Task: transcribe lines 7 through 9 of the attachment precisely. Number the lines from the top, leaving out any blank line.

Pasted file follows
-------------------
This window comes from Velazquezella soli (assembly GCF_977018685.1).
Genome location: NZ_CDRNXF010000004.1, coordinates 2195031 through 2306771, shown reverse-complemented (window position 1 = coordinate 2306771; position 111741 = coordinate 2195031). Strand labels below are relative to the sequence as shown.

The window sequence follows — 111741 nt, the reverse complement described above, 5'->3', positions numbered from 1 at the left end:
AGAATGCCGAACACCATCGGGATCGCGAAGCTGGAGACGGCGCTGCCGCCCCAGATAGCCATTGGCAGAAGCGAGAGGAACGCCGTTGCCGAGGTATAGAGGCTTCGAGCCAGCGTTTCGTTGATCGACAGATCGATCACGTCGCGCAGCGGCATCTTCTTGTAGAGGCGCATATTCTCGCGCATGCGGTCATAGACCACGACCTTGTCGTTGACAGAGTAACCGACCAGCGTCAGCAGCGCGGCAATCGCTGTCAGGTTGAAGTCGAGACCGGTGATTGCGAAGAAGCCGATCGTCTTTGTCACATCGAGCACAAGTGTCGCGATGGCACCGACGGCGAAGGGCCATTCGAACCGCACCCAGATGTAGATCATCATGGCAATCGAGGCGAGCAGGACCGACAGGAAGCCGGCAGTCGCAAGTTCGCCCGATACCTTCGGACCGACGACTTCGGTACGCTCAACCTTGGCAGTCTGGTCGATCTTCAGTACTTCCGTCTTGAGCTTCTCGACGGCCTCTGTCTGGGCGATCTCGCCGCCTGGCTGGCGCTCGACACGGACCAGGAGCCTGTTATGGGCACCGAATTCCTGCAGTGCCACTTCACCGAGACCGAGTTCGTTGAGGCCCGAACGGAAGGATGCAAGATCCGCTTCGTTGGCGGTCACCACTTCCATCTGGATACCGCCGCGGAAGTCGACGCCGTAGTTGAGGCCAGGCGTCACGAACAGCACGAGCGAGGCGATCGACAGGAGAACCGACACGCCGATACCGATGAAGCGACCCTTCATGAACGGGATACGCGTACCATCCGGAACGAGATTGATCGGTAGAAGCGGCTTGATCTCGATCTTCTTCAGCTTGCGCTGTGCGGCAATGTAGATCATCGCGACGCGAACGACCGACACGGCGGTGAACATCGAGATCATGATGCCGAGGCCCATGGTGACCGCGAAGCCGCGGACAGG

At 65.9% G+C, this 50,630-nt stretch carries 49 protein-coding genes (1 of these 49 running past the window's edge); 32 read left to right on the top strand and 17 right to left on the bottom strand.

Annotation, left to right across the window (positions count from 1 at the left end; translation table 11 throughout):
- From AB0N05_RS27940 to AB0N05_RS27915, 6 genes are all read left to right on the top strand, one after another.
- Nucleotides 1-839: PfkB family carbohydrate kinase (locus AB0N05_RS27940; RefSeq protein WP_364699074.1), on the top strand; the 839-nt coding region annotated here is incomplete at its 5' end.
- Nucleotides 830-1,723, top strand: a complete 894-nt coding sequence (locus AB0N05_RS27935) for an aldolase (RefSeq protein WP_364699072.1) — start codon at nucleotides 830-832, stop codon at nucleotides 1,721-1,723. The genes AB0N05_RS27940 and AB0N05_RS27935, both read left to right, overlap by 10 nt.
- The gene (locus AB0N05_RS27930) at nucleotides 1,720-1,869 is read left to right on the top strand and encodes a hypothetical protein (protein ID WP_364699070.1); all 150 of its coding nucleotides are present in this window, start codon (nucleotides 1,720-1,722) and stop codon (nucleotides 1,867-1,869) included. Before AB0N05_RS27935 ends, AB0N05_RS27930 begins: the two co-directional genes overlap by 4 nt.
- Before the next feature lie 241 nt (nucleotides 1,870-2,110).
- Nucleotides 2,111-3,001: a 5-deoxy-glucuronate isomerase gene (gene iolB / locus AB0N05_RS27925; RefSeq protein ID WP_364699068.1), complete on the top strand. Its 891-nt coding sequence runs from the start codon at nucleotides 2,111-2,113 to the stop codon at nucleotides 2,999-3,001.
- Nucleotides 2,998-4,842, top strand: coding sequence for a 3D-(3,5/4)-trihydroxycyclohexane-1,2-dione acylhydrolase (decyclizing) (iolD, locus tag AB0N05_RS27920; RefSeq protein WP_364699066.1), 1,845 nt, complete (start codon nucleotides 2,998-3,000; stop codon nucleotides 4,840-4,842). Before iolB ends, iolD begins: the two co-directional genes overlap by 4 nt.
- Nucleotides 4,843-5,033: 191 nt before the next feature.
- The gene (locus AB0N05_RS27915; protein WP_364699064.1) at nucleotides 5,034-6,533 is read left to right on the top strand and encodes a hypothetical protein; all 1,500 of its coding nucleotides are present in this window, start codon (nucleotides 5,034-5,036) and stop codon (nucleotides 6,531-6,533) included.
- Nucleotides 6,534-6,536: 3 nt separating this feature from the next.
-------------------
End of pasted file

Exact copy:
- From AB0N05_RS27940 to AB0N05_RS27915, 6 genes are all read left to right on the top strand, one after another.
- Nucleotides 1-839: PfkB family carbohydrate kinase (locus AB0N05_RS27940; RefSeq protein WP_364699074.1), on the top strand; the 839-nt coding region annotated here is incomplete at its 5' end.
- Nucleotides 830-1,723, top strand: a complete 894-nt coding sequence (locus AB0N05_RS27935) for an aldolase (RefSeq protein WP_364699072.1) — start codon at nucleotides 830-832, stop codon at nucleotides 1,721-1,723. The genes AB0N05_RS27940 and AB0N05_RS27935, both read left to right, overlap by 10 nt.